Spatial patterns of the naiad biodiversity across the Oriental Region

Our data set contains 271 specimens of naiads from the Oriental Region, including those from the Mekong, Salween, Sittaung and Irrawaddy catchments, Indian rivers and some small river basins in Indo-China and the Malay Peninsula (Supplementary Tables 1 and 4). Additionally, 16 specimens of related African forms were included in the analysis. This sample contains 192 unique COI haplotypes. The delimitation of these haplotypes using the Poisson Tree Processes (PTP) model with the supplement of the analyses of the 16S rRNA and 28S rDNA gene sequences revealed 72 Molecular Operational Taxonomic Units (MOTUs) corresponding to prospective biological species, including 64 species from the Oriental Region and 6 species from Africa (Fig. 4). Approximately half of these species represent cryptic taxa (40 species, 56% of a total sample), which were not clearly assigned to valid species, and several of which may be new to science. No haplotypes distributed across two or more separate freshwater basins were discovered. Moreover, no widespread species ranging across a variety of the Oriental basins have been recorded. The distribution range of the majority of species in our data set was situated within a certain freshwater drainage, excluding those of three species: Pilsbryoconcha cf. compressa, Pseudodon cambojensis and Parreysia tavoyensis (Fig. 4 and Supplementary Table 5). Extremely low similarity between unionid faunas from each catchment reflects such a drainage-shaped distribution pattern (Supplementary Tables 5 and 6).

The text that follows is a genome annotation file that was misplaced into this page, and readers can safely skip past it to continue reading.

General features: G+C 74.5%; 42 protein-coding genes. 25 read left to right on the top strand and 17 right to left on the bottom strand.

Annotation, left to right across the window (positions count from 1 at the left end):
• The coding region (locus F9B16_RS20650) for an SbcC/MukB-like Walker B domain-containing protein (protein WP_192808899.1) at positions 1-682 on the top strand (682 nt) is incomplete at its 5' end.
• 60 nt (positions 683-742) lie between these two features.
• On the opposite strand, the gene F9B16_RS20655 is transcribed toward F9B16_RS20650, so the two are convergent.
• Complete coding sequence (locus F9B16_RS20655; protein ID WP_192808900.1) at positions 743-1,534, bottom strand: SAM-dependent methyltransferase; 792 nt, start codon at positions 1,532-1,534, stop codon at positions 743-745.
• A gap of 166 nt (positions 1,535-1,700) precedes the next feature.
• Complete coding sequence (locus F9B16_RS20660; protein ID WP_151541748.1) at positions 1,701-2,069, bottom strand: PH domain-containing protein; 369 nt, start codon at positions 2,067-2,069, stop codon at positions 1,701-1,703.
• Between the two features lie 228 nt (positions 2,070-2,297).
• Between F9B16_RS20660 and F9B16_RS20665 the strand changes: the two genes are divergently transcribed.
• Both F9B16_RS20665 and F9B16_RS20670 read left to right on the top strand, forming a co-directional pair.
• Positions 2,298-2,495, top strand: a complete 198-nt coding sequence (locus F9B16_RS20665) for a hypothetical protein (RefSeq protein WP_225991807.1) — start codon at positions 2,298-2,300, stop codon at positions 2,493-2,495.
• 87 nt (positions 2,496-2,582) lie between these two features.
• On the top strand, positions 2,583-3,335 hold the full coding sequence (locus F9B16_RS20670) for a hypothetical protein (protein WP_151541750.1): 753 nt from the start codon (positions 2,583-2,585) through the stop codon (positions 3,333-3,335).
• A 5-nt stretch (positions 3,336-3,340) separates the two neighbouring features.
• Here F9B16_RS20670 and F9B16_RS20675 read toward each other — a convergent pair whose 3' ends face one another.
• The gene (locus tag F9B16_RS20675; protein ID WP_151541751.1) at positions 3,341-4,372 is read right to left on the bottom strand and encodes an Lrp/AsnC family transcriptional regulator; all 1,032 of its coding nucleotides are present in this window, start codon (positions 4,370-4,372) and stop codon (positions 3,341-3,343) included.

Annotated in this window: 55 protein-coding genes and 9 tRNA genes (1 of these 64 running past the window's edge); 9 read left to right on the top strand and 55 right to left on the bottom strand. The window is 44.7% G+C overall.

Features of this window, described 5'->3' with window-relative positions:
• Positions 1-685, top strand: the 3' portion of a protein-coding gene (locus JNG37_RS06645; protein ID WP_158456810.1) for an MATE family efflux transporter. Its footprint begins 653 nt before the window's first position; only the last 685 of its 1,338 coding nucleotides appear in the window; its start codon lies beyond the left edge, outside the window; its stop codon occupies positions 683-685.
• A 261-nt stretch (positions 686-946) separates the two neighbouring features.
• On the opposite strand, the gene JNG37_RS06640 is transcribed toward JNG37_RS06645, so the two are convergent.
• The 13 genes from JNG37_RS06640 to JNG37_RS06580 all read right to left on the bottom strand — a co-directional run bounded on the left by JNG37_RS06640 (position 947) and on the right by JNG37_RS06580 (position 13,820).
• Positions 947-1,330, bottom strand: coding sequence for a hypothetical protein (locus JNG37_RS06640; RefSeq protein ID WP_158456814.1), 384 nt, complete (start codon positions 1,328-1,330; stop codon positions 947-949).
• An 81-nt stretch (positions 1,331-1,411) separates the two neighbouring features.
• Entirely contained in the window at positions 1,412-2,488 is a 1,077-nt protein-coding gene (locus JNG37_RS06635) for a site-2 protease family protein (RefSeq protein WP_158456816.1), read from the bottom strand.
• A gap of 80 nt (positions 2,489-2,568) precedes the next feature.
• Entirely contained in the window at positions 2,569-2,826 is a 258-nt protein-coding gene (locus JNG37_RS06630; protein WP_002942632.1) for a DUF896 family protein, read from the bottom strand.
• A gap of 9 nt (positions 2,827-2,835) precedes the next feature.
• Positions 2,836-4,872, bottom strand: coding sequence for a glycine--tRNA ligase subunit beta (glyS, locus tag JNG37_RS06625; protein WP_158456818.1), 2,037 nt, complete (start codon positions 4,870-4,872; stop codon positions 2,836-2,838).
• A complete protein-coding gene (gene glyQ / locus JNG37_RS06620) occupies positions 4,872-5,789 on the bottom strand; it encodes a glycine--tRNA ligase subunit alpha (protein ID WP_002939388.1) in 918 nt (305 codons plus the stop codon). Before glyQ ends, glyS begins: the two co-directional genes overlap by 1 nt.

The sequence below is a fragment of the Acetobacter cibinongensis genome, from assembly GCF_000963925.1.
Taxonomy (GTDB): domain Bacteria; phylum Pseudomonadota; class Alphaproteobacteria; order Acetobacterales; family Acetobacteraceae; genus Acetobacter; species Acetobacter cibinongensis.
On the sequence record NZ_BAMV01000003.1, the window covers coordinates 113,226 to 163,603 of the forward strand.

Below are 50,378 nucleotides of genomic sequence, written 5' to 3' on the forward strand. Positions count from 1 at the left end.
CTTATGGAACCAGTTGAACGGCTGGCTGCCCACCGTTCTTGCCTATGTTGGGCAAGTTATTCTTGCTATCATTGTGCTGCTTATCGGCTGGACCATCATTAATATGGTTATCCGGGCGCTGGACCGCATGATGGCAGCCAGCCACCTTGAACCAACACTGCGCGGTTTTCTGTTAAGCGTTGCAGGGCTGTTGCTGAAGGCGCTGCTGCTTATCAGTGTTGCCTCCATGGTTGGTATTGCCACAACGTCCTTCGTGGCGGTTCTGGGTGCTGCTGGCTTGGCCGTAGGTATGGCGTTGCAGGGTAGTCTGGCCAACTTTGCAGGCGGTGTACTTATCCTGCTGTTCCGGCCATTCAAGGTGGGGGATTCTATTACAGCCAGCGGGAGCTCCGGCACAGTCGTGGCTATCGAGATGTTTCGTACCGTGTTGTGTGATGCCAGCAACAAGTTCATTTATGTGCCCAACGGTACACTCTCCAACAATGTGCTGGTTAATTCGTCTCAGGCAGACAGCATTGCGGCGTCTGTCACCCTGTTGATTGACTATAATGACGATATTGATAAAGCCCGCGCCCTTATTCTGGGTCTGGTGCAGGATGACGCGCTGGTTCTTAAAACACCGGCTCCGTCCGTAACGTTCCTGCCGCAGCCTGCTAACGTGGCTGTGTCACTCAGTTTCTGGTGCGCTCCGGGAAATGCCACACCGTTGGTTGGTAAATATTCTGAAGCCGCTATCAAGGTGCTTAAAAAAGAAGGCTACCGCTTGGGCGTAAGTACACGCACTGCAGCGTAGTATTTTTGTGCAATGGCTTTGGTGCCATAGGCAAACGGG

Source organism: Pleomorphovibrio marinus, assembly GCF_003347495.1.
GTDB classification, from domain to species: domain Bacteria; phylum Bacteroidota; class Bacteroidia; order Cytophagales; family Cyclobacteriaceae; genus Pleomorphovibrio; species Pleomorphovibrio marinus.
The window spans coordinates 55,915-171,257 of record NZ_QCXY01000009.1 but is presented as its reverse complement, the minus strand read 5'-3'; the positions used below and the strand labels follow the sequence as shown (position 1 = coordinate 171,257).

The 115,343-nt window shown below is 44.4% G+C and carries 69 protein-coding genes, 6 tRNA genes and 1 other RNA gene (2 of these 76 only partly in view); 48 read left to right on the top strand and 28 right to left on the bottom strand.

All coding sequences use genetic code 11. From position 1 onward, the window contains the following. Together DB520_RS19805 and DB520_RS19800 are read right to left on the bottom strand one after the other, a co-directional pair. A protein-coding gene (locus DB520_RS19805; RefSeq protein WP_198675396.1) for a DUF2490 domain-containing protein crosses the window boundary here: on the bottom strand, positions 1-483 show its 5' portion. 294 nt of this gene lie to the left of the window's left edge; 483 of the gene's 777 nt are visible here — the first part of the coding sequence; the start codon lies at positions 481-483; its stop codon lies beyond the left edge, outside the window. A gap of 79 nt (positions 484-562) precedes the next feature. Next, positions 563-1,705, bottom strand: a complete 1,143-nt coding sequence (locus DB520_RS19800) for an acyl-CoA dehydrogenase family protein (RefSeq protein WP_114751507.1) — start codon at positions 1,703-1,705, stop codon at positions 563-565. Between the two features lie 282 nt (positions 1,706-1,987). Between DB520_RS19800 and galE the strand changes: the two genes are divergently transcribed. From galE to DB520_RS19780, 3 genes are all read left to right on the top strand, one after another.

Figure 4
Figure 4